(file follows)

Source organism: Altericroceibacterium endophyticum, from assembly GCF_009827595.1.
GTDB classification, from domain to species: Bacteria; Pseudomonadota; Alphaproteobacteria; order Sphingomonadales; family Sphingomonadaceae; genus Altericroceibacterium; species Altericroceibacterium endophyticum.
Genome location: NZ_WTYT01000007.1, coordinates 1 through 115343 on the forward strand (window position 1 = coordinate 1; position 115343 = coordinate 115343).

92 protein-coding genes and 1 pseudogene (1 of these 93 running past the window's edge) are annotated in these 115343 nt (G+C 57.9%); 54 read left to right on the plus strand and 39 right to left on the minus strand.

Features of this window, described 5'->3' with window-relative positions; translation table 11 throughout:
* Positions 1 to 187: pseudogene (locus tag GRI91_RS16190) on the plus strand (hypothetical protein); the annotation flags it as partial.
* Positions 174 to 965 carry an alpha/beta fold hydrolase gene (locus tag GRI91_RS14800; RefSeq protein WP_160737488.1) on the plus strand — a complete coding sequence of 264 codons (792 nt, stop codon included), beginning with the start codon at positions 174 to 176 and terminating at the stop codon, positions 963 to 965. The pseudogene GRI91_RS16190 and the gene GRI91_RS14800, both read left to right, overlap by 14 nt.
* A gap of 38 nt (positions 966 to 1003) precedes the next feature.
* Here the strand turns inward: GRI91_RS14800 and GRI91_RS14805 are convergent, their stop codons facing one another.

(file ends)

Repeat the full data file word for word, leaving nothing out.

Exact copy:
Source organism: Altericroceibacterium endophyticum, from assembly GCF_009827595.1.
GTDB classification, from domain to species: Bacteria; Pseudomonadota; Alphaproteobacteria; order Sphingomonadales; family Sphingomonadaceae; genus Altericroceibacterium; species Altericroceibacterium endophyticum.
Genome location: NZ_WTYT01000007.1, coordinates 1 through 115343 on the forward strand (window position 1 = coordinate 1; position 115343 = coordinate 115343).

92 protein-coding genes and 1 pseudogene (1 of these 93 running past the window's edge) are annotated in these 115343 nt (G+C 57.9%); 54 read left to right on the plus strand and 39 right to left on the minus strand.

Features of this window, described 5'->3' with window-relative positions; translation table 11 throughout:
* Positions 1 to 187: pseudogene (locus tag GRI91_RS16190) on the plus strand (hypothetical protein); the annotation flags it as partial.
* Positions 174 to 965 carry an alpha/beta fold hydrolase gene (locus tag GRI91_RS14800; RefSeq protein WP_160737488.1) on the plus strand — a complete coding sequence of 264 codons (792 nt, stop codon included), beginning with the start codon at positions 174 to 176 and terminating at the stop codon, positions 963 to 965. The pseudogene GRI91_RS16190 and the gene GRI91_RS14800, both read left to right, overlap by 14 nt.
* A gap of 38 nt (positions 966 to 1003) precedes the next feature.
* Here the strand turns inward: GRI91_RS14800 and GRI91_RS14805 are convergent, their stop codons facing one another.